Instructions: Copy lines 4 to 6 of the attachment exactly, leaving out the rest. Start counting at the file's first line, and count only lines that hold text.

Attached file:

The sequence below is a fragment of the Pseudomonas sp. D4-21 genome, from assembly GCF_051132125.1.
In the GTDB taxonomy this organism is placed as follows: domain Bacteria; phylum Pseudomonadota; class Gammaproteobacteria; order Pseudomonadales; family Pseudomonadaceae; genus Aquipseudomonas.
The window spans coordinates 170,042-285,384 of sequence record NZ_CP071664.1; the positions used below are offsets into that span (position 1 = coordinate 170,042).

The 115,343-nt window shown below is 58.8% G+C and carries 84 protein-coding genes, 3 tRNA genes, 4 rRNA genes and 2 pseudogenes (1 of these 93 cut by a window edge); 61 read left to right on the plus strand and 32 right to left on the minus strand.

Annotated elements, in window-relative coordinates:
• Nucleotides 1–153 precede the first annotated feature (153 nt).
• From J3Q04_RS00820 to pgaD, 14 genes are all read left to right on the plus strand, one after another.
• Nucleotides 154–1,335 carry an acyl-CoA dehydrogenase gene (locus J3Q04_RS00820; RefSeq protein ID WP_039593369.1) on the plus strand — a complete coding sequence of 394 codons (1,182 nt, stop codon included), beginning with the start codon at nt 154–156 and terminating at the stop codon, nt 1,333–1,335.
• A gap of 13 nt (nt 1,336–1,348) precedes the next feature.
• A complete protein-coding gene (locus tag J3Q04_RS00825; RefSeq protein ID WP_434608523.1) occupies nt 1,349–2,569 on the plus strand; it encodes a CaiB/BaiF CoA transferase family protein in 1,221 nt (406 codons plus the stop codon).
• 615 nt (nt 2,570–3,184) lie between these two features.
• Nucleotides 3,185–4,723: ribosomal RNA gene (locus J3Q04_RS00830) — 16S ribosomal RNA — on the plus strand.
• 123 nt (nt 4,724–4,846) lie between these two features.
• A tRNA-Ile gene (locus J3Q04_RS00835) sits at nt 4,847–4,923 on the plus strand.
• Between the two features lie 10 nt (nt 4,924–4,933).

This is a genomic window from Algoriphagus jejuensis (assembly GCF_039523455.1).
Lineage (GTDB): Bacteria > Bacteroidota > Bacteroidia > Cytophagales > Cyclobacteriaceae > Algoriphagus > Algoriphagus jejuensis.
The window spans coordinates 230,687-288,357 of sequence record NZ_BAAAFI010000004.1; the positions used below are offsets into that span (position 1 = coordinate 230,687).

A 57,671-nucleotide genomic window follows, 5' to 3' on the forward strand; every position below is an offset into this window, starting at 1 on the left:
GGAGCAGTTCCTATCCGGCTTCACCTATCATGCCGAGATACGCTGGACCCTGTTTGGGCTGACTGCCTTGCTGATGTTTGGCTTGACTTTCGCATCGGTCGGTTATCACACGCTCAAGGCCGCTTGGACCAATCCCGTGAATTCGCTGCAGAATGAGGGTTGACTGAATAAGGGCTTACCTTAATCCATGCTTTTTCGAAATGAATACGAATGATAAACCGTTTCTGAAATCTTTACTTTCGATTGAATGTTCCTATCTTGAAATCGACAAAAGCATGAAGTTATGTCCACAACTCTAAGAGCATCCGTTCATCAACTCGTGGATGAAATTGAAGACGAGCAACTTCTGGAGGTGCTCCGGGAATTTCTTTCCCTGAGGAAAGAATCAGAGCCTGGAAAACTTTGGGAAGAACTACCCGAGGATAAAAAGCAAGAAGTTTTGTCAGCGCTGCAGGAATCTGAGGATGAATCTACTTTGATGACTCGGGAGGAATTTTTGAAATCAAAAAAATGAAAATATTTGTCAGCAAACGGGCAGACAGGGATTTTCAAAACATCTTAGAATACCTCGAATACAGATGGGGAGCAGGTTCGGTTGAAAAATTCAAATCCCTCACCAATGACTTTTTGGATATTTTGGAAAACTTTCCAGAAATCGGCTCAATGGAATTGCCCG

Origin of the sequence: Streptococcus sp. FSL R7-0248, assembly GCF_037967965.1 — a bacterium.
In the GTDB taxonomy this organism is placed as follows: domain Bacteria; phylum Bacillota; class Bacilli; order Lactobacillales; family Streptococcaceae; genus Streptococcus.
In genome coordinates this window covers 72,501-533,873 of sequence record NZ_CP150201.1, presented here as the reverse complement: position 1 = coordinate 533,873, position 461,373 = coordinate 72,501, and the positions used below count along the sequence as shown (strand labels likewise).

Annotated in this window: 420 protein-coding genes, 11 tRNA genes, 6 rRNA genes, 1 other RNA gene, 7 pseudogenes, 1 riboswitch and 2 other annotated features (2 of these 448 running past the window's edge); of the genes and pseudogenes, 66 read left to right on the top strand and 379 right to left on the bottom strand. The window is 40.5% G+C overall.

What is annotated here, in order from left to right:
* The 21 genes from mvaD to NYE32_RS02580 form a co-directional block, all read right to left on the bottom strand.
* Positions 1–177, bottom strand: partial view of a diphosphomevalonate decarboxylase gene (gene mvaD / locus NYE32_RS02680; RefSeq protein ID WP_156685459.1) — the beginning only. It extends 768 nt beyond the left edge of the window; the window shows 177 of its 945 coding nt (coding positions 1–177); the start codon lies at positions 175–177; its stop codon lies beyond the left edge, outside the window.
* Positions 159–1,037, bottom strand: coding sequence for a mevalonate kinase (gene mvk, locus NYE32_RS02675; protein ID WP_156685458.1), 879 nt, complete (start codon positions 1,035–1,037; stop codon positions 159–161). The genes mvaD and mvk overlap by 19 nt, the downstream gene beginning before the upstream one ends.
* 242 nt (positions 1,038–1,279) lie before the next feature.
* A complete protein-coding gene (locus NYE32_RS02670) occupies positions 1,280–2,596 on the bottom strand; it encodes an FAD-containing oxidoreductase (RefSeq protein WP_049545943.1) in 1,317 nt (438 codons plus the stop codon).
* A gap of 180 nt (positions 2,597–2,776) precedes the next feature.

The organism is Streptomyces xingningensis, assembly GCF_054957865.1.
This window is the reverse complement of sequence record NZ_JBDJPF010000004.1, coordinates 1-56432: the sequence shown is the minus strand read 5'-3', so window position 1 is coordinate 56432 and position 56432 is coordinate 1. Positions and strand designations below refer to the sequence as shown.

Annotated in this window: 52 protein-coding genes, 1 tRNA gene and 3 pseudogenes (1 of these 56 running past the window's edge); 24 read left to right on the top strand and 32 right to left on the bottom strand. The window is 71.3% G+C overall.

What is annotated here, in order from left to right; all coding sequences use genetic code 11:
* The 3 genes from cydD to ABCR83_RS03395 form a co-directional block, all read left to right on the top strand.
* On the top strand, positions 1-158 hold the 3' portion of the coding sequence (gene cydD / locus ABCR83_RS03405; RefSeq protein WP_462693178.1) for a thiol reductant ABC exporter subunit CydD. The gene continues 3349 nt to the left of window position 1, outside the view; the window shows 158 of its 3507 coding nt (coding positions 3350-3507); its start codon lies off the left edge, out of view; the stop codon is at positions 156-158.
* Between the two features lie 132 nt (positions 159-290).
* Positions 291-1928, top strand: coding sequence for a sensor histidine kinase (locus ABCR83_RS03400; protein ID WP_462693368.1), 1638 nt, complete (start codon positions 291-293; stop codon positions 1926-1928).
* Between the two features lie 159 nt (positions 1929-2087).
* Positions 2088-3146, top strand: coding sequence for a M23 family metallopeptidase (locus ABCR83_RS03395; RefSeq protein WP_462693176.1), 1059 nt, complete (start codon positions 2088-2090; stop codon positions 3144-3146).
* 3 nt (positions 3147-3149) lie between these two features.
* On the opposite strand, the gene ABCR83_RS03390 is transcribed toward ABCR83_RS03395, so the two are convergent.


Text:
The 115,343-nt window shown below is 58.8% G+C and carries 84 protein-coding genes, 3 tRNA genes, 4 rRNA genes and 2 pseudogenes (1 of these 93 cut by a window edge); 61 read left to right on the plus strand and 32 right to left on the minus strand.

Annotated elements, in window-relative coordinates:
• Nucleotides 1–153 precede the first annotated feature (153 nt).